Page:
SXSW Interactive March 7-11 Austin 2014 Crowdfunding Events

SXSW Interactive March 7-11 Austin 2014 Crowdfunding Seminars and Presentations

By Robert Hoskins

Our recommended list of Crowdfunding Presentations to attend during the South by Southwest event in Austin, Texas during the SXSW Interactive session from March 7th through March 11th, 2014.  Click here to register.

The “Real” Crowdfunding Investment

Friday, March 7
12:30PM – 1:30PM

Chris Tyrell and Jessica Randaza will be speaking about the widely anticipated Title III crowdfunding rules that were approved unanimously by the SEC and successfully completely the 90-day public comment period.  Now the entire United States is waiting to see what changes, if any, the SEC will make to the previously approved rules.  The new regulations will add approximately 229 million new unaccredited investors to the pool of potential investors that will soon be able to make investments in startups and existing businesses seeking venture capital in return for an attractive return-on-investment (ROI). Read more…

Ethics & Future of Crowdfunding for Communities

Friday, March 7
12:30PM – 1:30PM

David Neff and Miriam Kagan will cover crowdfunding models that range from self-starting “fund my trip” models to a more established national community foundation-led model that raised over $20 million in one day. Next they will cover crowdfunding industry growth, and the ethical questions that have surrounded old school “fundraising” by non-profits for many years.  How much money actually goes to the beneficiaries and where does the rest end up?   Session participants will led through an exercise that will allow the group to see the necessary requirements to build a thorough Crowdfunding Bill of Rights. Read more…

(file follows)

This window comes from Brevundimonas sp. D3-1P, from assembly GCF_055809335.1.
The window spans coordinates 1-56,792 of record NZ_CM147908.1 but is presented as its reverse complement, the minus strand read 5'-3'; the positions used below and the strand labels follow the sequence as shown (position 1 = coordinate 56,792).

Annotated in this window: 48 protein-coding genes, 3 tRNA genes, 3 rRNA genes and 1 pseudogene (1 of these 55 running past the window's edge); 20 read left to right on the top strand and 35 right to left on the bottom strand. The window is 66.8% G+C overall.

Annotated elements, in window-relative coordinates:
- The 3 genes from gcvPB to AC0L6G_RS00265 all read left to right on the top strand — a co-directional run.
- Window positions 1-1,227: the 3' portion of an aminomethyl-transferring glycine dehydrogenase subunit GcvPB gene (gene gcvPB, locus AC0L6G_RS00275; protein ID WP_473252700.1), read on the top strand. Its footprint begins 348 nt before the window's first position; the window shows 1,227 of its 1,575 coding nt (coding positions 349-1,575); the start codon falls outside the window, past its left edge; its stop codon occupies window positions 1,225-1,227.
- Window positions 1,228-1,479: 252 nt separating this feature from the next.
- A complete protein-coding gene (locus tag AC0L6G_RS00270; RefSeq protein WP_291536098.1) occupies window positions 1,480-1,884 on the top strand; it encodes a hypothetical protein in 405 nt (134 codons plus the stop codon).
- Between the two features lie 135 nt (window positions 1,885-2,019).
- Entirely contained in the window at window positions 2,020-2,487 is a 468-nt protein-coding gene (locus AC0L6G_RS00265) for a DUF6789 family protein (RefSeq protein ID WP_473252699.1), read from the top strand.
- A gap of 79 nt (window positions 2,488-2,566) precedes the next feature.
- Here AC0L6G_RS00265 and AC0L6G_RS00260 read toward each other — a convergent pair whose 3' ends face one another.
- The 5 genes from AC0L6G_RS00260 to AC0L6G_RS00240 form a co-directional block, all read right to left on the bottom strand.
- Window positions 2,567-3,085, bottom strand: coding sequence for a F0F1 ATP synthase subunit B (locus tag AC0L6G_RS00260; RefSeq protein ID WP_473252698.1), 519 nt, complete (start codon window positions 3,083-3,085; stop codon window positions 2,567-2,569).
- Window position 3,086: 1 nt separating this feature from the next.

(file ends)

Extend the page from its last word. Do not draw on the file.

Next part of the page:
Make It Rain: The New Healthcare Funding Landscape

Friday, March 7
5:00PM – 6:00PM

Digital Health is a growing market for crowdfunding dollars, with relatively few prolific angel and venture investors, entrepreneurs are getting creative about ways to find alternative venture capital. This healthcare crowdfunding presentation will examine the funding options available for various healthcare entrepreneurs at any stage. Read more…

The Original Gangsters of Crowdfunding

Saturday, March 8
12:30PM – 1:30PM

This panel discussion will feature four social good crowdfunding platforms that are focused on donation-based crowdfunding missions to improve the world for social good.  These platforms allow the privileged to make tax deductible donations to those who are not lucky enough to have nutritious food, clean water, bathrooms with flushing toilets or weatherproofed housing.  It will humble you to learn what conditions many third world country people actually live with little hope for help from the outside world.  With your help, these organizations can help you help them change the lives of many and get a tax deduction for helping. Whether you attend this panel discussion or not, please make at $25 donation to one or all four of the organizations. Read more…

The Indie Science Revolution

Saturday, March 8
3:30PM – 4:30PM

An increasing number of brave researchers are venturing out from the ivory towers of academia to pursue their own independent research. This new culture of indie science attracts investigators with the freedom to develop their ideas without the confines of politics and bureaucracy often found in academic departments.  Read more…

DIY PR for Crowdfunded / Kickstarter Projects

Sunday, March 9
11:00AM – 1:30PM

This two and a half hour long workshop, designed for DIY crowdfunders, will go over some PR best practices, strategies and tactics on how to create interest for crowdfunded projects based on conversations with individuals who’ve run successful Kickstarter campaigns and their interaction with reporters. It will cover planning & strategy, timing, pitch writing, story angles, social media, approaching reporters, how to avoid “dead zone” during a campaign, and more. Read more…

Crowdfunding Global Entrepreneurship

Sunday, March 9
11:00AM – 12:00PM

Jason Best will address the outstanding opportunity for Crowdfunding that exists in emerging markets that have been cut off from international venture capital markets.  He will examine how giving third world countries access to billions of dollars of capital has the ability to challenge the United States’ ability to stay competitive in the global market place. Read more…

FutureHood: Crowdfunding Innovators in Real Estate

Sunday, March 9